June 5, 2000

Greetings from the Great Wet North. The weather has improved a bit - it is foggy and damp out this morning, but the temperature has risen and it is no longer raining. A good sign.

Spent most of the day up at the Killhope Lead Mining Center yesterday. It was quite cold and generally nasty up there in the west end of the valley, and I think the staff outnumbered the visitors. We had the chance to chat with Ian Forbes for a while, and things seem to be going well for them. Work continues on the restoration of the site, and progress has been made on the jigger house since we were here last. We took their underground tour, which I had never done, but I understand everyone else (except Jim, of course) had last year. Put on our Wellies, hard hats, and lanterns, and slogged through the water flowing out the adit. The tunnel was nicely lined with uniform sized bricks of limestone, and looked very tidy compared to our entrance. But then, labor was cheap back then. The accessible portion of the mine is limited, and they had to create a working face area out of fiberglass stone because, evidently, there was some bad ground between the entrance and any real exposures in the mine, and they felt they couldn't safely maintain that portion of the tunnel . Even so, I can not imagine this sort of a thing being open to the public in the US with all our rampant personal injury litigation.

The other portions of the display are coming along. We spent some time chatting with several staff members in the reconstructed living quarters. Trying to give the public a sense of just how miserable life for the miners was, the room had several bunk beds, one for each family who all piled into the same bed to stay warm. the fire was peat, not coal, which is much less expensive and gives off considerably less heat. they even had stuffed rats in the rafters as a finishing touch. Not a pretty life. I guess those miners who managed to actually make some money would, as a rule, promptly immigrate to the states. They even had copied of letters, dated 1859 from one family member who had.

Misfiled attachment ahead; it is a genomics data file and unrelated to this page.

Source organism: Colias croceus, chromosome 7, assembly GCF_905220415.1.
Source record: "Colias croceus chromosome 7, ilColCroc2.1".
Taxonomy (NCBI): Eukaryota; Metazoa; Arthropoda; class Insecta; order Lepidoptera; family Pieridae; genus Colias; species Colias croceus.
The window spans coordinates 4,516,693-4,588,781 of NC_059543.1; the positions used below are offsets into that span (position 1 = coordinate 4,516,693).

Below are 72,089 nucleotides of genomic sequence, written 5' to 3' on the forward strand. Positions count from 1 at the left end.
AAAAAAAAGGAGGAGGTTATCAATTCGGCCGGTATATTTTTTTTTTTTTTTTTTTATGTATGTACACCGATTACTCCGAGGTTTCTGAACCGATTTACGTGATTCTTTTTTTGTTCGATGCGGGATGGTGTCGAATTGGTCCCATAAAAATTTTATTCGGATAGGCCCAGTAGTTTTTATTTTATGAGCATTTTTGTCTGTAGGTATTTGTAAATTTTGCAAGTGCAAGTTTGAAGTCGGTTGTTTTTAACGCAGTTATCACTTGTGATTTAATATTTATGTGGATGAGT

Jonina got herself another stuffed sheep from the gift shop, and I got a couple of books. Ian said that the shop manager is on holiday, but will be in contact when she returns about getting some fluorite from us for the shop. This should give us a chance to get the cleaning process up and running. Chemicals should be in at Elvet by Tuesday.

Got out too late to think of going to Barnard Castle and look up Dave Rennison, so we took a drive up to Allenheads. The pub with all the stuff evidently closed in the afternoons so we continued through Rookhope, ending up at the Mill Race for a beer. I made a quick pasta for everyone for dinner. Left out the cayenne pepper this time, so Byron was happy.

Drilling the new tunnel should begin today at the mine. Byron also wants to drill and shoot a few holes at the far end of the tunnel in order to open up the GBH, and bring the floor down to track level. We've ordered a special rock oil for drilling from Neil Fairless, and hopefully that will be in today, otherwise drilling will be a chore. We also need to either shield or remove the water, air, and hydraulic lines as they cross in front of the proposed blast area. Dave starts with us today, and Jim is looking forward to picking his brain about blasting in this rock. If all goes well today, Jonina and I will go to Kendal tomorrow for explosives and we can shoot on Tuesday.

Hope all is well with everyone on the home front.


Jesse, Jim, Byron, and the "I'm not a morning person" Jonina.

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